- Translated Plagiarism
Direct Plagiarism – is the word-for-word transcription of a section of someone else’s work without attribution and quotation marks. In this instance, the writer takes most of their draft almost word-for-word from another source.
Self Plagiarism – Occurs when you ‘reuse’ work that you’ve already published, such as past articles or books. It is yours, but you must cite it properly to avoid plagiarizing ‘someone’.
Mosaic Plagiarism – is when one takes text from two or three different sources and mixes them, but the structure and idea remain the same.
Accidental Plagiarism – means when you fail to give credit to the person or source from where you got the material. Even though this is probably not done on purpose on your part, you are still plagiarizing .
Although it is unintentional, the consequences are the same as other types of Plagiarism:
- The college/school or work can expell you
- It can result in a fine
- You can tarnish your reputation
Accidental Plagiarism is caused by not knowing that even for the shortest phrases, there must be a citation.
- Use quotation marks
- When you take notes, indicate clearly in quotation marks.
- If the facts you mention are known, still use the quotation.
- Give credit/citation in the text or parentheses; cite at the end of the article.
Translated Plagiarism – this phenomenon occurs when one translates a document and presents it as its own. This can be hard to be detected from tools as the formation of the translated words, technically, appear for the first time that way. Crossplag is the only tackles this problem and detects translated plagiarism, according to European Network for Academic Integrity.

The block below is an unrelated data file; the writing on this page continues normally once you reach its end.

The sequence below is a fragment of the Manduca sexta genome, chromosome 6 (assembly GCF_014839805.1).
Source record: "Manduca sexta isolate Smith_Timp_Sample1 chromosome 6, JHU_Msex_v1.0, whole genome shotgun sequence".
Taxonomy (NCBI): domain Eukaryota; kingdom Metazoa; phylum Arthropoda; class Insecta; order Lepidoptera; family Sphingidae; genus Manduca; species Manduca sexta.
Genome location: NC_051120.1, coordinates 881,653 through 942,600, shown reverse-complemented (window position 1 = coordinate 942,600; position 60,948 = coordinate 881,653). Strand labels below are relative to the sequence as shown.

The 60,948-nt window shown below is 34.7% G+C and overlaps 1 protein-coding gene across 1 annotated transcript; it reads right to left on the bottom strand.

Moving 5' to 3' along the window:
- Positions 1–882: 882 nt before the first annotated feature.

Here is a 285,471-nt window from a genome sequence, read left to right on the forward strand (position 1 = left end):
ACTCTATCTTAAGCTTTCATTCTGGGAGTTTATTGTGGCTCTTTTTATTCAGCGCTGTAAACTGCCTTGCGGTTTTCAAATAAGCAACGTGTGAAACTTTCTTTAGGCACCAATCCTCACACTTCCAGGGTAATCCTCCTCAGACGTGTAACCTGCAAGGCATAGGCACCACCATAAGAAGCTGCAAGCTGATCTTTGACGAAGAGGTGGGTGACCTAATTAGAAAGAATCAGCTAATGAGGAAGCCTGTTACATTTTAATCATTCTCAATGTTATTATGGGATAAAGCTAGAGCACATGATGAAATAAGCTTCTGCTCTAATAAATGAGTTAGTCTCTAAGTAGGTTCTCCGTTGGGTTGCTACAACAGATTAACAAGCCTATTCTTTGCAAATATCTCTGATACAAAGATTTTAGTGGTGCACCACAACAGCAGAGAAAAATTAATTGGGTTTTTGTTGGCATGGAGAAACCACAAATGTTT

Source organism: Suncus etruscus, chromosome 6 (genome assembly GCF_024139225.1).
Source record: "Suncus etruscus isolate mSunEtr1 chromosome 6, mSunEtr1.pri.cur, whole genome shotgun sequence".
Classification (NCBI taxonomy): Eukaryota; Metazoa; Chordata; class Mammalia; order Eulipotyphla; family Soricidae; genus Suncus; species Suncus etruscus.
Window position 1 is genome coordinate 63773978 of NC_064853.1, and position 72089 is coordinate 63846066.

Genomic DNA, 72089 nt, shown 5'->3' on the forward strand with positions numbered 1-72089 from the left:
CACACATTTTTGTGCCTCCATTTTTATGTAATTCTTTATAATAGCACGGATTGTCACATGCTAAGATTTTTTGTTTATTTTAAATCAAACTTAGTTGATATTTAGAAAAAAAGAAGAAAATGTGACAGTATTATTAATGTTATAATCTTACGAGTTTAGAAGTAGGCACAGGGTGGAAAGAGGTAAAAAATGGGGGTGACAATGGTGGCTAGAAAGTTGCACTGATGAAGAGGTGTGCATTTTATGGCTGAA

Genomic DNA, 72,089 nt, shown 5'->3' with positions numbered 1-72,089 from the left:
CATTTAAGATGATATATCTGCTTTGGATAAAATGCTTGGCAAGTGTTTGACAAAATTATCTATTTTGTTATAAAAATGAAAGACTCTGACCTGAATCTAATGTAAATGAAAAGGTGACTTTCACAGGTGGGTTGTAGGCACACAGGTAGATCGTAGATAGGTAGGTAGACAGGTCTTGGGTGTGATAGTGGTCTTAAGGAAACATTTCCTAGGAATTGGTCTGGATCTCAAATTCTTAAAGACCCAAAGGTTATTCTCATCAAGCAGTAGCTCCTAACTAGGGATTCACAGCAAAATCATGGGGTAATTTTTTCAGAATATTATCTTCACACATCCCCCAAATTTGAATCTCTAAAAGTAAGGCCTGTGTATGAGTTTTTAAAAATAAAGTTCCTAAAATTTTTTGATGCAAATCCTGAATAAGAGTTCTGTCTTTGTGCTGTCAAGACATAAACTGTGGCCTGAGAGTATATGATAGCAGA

Mosaic plagiarism vs Paraphrasing
Mosaic Plagiarism is when someone borrows the work of more than two sources and uses similar words. Still, the structure and idea remain the same.
Paraphrasing plagiarism is when you change some original words, change their place or try to give a different meaning.
The difference is that paraphrasing involves using someone’s idea but changing the word formation. At the same time, Mosaic takes content from more than two sources and fuses them.
Plagiarism in college may result in your suspension or expulsion from that college or university.
If you have committed plagiarism by any chance, the institution you’re studying or working on will take measure. It can go from grading your paper 0 to complete expelling from the institution.
The consequences vary from reputation damage, legal and monetary repercussion.
Your student reputation can be gone in a second if you’re caught plagiarising. As most colleges and universities have very strict rules as to avoid such things, the consequences are seriously. Most students are expelled immediately and graded 0.